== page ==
1. craig says

    He was a racist as far as I can tell, but I loved his book about the flaming cliffs. In fact, I’m currently reading Novacek’s book on the flaming cliffs.

  2. watchdog says

    He had racist tendancies but most people from that period did, I dont hold that against him too much. He did try to find the missing link in Asia because he and many others did not want to accept that the ancestor of modern humans came out of Africa. Beyond that his research was top notch, his expedition found the famed velociraptor in 1922 as well as many other important specimins.
    What I liked about Roy Chapman Andrews is how much like Indiana Jones he was.

  3. Steve T says

    The similarity between Andrews and Indiana Jones may not be a coincidence. Although George Lukas has never confirmed it, Andrews is common identified as the (or, at least, one) inspiration for the Jones character. Frankly, I find the real-life Andrews a MUCH greater character, simply because he was REAL.

  4. says

    Andrews was one of my childhood heroes, too. My grandad bought me a book about his dinosaur-hunting exploits in the Gobi, and I was hooked. I was once doing some work in the mammal collections at the Field Museum and stumbled across a couple of his specimens. Took my breath away.

    Most of the scientists of the day were “a little racist.” It was part of the culture of the time. Not defending–just saying.

  5. CortxVortx says

    My very first book on dinosaurs was a small one from, I think, Scholastic Press (you know, publishers of all those middle-school books). It described his expedition to the Gobi desert and had drawings of dinosaurs (a rarity in rural East Texas in the early 1960s — dinosaurs being an embarrassment to the Southern Baptists around there). Problem was, the dinosaur drawings were done in a lighter shading, so my little brother crudely penciled over them so he could trace them onto 3-hole lined filler paper, engaged in dinosaur wars.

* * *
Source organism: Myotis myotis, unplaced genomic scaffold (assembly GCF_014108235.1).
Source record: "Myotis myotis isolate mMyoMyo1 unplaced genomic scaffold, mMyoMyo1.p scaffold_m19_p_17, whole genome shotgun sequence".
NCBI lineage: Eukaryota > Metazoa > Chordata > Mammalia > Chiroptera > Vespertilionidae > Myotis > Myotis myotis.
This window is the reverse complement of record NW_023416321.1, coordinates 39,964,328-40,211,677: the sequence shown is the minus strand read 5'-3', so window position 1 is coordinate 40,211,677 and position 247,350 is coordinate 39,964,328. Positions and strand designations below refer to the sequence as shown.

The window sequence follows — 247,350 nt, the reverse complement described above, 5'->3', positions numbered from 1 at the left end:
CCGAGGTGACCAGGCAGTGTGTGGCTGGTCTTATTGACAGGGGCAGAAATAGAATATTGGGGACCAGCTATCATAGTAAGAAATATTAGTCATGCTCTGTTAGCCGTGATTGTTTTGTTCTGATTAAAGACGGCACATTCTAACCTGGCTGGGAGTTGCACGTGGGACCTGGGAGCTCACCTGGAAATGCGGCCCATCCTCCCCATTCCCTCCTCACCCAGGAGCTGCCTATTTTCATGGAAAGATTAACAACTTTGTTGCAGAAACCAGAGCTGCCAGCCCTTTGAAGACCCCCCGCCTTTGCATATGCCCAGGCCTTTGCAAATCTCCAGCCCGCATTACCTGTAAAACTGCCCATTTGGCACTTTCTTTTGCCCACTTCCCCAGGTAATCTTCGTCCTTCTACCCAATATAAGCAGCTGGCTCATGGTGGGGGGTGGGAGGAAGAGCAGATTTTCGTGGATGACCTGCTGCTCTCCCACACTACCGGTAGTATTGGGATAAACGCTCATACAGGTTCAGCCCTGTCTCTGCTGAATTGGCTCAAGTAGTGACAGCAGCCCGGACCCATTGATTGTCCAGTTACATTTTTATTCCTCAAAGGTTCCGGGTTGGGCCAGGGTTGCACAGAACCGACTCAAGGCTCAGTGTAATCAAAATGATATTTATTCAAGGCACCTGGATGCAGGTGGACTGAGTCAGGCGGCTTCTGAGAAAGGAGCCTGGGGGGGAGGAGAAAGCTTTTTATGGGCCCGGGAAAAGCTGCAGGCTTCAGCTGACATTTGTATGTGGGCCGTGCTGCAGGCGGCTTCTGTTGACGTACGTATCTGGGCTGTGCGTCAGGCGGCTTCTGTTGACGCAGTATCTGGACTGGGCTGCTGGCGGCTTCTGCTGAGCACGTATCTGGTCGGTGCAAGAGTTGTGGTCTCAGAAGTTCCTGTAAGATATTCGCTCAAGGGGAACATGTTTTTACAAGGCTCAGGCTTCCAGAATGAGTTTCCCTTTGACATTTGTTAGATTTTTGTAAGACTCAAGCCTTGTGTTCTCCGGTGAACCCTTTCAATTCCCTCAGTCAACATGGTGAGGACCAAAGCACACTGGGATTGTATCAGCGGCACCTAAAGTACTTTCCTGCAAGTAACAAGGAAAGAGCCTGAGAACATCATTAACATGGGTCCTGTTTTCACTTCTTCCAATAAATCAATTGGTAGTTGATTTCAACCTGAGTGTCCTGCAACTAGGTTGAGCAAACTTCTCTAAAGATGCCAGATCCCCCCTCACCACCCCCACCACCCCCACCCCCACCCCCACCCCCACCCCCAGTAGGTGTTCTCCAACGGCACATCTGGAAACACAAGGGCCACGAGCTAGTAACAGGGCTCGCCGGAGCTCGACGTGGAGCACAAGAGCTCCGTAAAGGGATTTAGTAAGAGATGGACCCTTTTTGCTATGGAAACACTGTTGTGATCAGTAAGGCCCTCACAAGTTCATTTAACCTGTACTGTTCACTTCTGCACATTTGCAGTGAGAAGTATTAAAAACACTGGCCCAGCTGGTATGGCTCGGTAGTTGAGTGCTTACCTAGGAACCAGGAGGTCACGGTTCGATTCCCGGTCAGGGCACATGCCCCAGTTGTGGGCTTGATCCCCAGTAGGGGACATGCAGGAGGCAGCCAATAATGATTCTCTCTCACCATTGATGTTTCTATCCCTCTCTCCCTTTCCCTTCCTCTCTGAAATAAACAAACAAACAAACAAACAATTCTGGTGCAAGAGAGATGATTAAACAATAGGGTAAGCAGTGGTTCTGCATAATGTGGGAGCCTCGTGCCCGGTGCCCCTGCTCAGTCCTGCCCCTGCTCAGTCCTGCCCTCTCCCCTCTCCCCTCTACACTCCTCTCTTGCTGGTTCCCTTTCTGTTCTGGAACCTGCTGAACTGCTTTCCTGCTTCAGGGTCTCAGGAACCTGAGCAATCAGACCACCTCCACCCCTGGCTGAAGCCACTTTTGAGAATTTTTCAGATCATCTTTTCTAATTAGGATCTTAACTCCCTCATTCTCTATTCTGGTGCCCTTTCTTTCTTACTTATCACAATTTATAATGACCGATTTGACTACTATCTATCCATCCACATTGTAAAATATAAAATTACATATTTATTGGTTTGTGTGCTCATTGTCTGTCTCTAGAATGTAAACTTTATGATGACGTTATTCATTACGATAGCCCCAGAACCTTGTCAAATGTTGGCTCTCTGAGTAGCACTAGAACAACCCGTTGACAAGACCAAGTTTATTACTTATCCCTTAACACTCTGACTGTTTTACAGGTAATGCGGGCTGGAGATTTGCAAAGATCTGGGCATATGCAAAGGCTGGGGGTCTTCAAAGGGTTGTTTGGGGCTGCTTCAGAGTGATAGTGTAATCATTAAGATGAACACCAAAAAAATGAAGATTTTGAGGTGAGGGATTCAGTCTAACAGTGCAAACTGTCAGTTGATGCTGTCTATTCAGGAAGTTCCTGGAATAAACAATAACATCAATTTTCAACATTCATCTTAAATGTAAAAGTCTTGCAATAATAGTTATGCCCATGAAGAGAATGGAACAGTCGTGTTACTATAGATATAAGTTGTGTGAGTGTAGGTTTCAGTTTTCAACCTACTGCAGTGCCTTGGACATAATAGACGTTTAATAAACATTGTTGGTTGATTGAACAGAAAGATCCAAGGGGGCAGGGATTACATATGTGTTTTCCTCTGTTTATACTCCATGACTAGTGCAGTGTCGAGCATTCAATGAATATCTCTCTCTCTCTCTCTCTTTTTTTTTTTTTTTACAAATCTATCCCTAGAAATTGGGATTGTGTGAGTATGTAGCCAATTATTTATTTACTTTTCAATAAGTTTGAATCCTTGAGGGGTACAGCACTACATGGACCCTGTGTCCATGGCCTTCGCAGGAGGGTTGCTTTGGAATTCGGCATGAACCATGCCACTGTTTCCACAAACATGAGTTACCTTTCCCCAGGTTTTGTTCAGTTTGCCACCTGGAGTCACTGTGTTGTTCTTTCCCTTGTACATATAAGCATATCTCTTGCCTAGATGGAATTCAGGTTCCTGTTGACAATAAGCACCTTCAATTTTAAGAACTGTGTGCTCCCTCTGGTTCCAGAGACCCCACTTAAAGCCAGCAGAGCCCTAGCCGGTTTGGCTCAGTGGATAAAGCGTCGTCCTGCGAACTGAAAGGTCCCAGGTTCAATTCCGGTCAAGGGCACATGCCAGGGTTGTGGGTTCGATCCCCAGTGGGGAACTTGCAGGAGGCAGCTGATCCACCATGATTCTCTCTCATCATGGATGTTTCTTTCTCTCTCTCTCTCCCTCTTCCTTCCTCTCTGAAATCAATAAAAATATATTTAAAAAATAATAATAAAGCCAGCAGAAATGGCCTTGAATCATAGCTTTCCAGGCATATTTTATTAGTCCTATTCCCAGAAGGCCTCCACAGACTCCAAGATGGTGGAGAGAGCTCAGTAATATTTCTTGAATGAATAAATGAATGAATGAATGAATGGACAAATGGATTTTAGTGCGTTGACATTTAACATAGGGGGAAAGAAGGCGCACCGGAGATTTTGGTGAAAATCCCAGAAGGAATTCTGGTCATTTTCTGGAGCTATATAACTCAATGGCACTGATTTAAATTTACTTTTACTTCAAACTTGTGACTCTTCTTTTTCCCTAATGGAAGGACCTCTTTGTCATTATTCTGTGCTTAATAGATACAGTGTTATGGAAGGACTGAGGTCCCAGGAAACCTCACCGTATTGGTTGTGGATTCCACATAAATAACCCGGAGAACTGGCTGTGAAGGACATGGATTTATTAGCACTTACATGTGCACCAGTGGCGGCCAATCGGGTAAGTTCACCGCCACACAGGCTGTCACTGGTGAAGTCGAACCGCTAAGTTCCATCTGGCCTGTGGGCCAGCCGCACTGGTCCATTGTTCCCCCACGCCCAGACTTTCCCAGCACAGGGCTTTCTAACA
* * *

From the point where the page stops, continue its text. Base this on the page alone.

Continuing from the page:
I still have the book packed away somewhere. Just can’t recall the title and author.

    — CV

  6. Kaleberg says

    I’m also a big fan of Roy Chapman Andrews. I’ve read a couple of his books, and wow, did they have adventures. Mongolia was way back of beyond in the early 20th century, not just an exotic tourist stop. I recently saw one of the Dinosaur 3D IMAX movies with old footage of the expedition (in 2D), and it put the more modern, full color, 3D, expedition into real perspective.

  7. mothra says

    Roy Andrews also wrote a grade-school book- All About Dinosaurs- which was my second dinosaur book (after What Dinosaur is it?). And, at age 4, this book showed me that I knew how to read. My father had been reading passages to me nightly and somewhere in there I caught on. So, when one day he suggested gently that “you read it”, I found that I (haltingly) could! Thank you Roy! Novak’s book does (re)capture the flavor of Andrews expedition. Finally, let’s not forget that Andrews’ expedition uncovered the thigh bone of the largest known terrestrial mammal- Indracotherium (formerly Baluchatherium).

  8. FossilBob says

    “All about Dinosaurs” fired my imagination, and is undoubtedly what started me on the way to becoming a geologist! I still have my copy of it, and remember quite well when he died:(

    Thinking of “Indiana Jones”, I seem to remember that Andrews was once attacked by 2 horse riding, gun-toting, bandits, and counter-attacked with the only weapon he had…one of those 2-ton touring cars… chased them off!

  9. holbach says

    Happy birthday Roy Chapman Andrews! I have the book,
    EXPEDITIONS. Good stuff from a sensible and worthy man.
    Read it when you can.

  10. holbach says

    Lago: If you are refering to his racist ideas, try to
    overlook them and accept his good qualities. He is still
    a worthy man.